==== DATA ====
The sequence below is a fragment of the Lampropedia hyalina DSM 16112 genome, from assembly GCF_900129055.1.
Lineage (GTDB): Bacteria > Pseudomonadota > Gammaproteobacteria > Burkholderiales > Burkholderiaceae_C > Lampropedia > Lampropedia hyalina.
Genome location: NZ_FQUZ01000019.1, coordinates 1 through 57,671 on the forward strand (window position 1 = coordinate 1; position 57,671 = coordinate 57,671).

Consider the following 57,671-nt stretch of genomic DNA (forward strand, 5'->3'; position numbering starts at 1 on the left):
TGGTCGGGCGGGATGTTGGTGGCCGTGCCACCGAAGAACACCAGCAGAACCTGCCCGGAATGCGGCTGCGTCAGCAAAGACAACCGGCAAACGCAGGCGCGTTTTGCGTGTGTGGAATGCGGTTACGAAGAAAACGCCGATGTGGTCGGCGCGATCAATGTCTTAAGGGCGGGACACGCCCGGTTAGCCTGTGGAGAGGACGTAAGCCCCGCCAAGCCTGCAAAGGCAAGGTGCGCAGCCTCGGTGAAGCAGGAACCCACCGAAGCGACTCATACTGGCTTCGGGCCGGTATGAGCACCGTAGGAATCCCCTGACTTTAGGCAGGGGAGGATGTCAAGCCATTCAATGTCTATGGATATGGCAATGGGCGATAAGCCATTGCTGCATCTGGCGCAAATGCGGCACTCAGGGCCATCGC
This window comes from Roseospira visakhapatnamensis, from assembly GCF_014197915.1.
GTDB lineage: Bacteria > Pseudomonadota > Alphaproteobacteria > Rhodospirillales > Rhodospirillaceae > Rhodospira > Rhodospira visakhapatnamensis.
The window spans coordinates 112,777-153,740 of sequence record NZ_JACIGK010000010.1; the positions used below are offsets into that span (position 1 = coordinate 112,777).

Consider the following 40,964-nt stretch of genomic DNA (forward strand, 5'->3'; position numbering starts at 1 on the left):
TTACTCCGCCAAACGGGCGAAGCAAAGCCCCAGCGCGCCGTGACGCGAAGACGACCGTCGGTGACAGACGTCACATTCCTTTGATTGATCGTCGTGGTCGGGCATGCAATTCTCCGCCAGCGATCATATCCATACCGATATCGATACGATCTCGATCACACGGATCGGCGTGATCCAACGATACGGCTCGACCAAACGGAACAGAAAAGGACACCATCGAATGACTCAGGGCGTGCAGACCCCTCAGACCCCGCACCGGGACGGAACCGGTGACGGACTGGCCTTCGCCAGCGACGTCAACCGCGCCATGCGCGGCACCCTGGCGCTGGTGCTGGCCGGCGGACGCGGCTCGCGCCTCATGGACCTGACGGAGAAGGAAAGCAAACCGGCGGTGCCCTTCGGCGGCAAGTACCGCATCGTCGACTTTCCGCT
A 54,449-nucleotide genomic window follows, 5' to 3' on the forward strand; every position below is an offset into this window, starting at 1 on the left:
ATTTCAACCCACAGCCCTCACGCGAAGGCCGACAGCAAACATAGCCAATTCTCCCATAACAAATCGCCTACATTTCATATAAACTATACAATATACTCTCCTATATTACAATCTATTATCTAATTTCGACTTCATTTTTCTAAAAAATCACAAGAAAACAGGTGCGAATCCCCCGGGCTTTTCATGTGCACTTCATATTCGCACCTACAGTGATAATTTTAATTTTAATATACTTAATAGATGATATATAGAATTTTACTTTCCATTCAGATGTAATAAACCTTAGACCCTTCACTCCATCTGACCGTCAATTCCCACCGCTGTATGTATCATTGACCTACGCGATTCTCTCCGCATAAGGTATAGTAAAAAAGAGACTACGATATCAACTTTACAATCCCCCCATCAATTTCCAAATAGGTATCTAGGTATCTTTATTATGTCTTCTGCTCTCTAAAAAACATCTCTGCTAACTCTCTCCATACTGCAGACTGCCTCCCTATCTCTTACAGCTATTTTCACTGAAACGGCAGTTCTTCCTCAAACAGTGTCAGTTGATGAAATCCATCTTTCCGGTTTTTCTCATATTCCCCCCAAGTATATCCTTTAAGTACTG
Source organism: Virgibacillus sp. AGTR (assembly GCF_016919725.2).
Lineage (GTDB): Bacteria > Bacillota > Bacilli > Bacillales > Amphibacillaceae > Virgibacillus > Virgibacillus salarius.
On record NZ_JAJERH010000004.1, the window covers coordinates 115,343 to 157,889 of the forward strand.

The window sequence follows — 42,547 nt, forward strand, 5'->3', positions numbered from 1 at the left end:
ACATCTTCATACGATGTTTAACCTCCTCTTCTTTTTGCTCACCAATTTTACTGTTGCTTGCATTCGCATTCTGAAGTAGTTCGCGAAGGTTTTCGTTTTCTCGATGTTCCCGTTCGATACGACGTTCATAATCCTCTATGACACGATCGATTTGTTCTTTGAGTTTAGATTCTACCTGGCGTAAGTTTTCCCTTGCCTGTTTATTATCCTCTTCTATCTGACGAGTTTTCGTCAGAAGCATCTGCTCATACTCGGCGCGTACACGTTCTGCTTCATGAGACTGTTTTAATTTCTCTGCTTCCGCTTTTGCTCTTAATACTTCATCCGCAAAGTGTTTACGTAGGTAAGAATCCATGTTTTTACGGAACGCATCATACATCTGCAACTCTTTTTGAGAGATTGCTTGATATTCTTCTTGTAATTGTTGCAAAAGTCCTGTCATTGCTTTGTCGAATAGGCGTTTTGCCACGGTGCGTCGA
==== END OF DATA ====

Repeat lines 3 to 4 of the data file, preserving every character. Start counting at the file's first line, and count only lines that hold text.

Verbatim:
Genome location: NZ_FQUZ01000019.1, coordinates 1 through 57,671 on the forward strand (window position 1 = coordinate 1; position 57,671 = coordinate 57,671).

Consider the following 57,671-nt stretch of genomic DNA (forward strand, 5'->3'; position numbering starts at 1 on the left):